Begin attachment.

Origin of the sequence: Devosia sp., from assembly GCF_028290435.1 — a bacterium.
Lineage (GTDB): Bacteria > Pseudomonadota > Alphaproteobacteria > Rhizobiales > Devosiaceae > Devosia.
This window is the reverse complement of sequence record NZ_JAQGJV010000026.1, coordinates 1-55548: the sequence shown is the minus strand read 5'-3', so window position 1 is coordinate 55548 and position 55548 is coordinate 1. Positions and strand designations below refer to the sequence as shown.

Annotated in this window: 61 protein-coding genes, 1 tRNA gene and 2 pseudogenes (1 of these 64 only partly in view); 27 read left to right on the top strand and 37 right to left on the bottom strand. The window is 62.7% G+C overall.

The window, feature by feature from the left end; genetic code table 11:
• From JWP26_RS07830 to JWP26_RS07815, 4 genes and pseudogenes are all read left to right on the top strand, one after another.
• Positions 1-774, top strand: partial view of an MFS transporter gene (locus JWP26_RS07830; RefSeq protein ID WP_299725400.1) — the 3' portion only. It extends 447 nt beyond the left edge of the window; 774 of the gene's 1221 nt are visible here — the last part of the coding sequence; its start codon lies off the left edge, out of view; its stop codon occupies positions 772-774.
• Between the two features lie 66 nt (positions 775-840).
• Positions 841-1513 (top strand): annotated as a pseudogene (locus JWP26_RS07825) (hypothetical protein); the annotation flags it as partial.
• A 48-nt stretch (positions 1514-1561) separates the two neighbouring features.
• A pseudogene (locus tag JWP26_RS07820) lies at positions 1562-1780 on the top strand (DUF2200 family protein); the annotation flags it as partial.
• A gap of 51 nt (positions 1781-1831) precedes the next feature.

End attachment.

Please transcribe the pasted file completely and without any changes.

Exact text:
Origin of the sequence: Devosia sp., from assembly GCF_028290435.1 — a bacterium.
Lineage (GTDB): Bacteria > Pseudomonadota > Alphaproteobacteria > Rhizobiales > Devosiaceae > Devosia.
This window is the reverse complement of sequence record NZ_JAQGJV010000026.1, coordinates 1-55548: the sequence shown is the minus strand read 5'-3', so window position 1 is coordinate 55548 and position 55548 is coordinate 1. Positions and strand designations below refer to the sequence as shown.

Annotated in this window: 61 protein-coding genes, 1 tRNA gene and 2 pseudogenes (1 of these 64 only partly in view); 27 read left to right on the top strand and 37 right to left on the bottom strand. The window is 62.7% G+C overall.

The window, feature by feature from the left end; genetic code table 11:
• From JWP26_RS07830 to JWP26_RS07815, 4 genes and pseudogenes are all read left to right on the top strand, one after another.
• Positions 1-774, top strand: partial view of an MFS transporter gene (locus JWP26_RS07830; RefSeq protein ID WP_299725400.1) — the 3' portion only. It extends 447 nt beyond the left edge of the window; 774 of the gene's 1221 nt are visible here — the last part of the coding sequence; its start codon lies off the left edge, out of view; its stop codon occupies positions 772-774.
• Between the two features lie 66 nt (positions 775-840).
• Positions 841-1513 (top strand): annotated as a pseudogene (locus JWP26_RS07825) (hypothetical protein); the annotation flags it as partial.
• A 48-nt stretch (positions 1514-1561) separates the two neighbouring features.
• A pseudogene (locus tag JWP26_RS07820) lies at positions 1562-1780 on the top strand (DUF2200 family protein); the annotation flags it as partial.
• A gap of 51 nt (positions 1781-1831) precedes the next feature.